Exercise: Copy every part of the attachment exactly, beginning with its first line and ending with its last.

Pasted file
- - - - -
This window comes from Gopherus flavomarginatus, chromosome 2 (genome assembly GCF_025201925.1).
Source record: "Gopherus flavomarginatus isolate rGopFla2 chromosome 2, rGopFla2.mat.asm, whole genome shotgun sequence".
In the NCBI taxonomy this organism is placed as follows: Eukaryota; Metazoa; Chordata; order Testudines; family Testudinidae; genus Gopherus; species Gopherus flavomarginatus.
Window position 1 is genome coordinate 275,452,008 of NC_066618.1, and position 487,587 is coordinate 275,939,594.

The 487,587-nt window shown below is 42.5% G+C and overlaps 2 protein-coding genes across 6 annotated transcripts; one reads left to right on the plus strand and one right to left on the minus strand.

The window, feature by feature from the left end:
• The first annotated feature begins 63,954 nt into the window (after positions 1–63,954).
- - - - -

This window comes from Gopherus flavomarginatus, chromosome 2 (genome assembly GCF_025201925.1).
Source record: "Gopherus flavomarginatus isolate rGopFla2 chromosome 2, rGopFla2.mat.asm, whole genome shotgun sequence".
In the NCBI taxonomy this organism is placed as follows: Eukaryota; Metazoa; Chordata; order Testudines; family Testudinidae; genus Gopherus; species Gopherus flavomarginatus.
Window position 1 is genome coordinate 275,452,008 of NC_066618.1, and position 487,587 is coordinate 275,939,594.

The 487,587-nt window shown below is 42.5% G+C and overlaps 2 protein-coding genes across 6 annotated transcripts; one reads left to right on the plus strand and one right to left on the minus strand.

The window, feature by feature from the left end:
• The first annotated feature begins 63,954 nt into the window (after positions 1–63,954).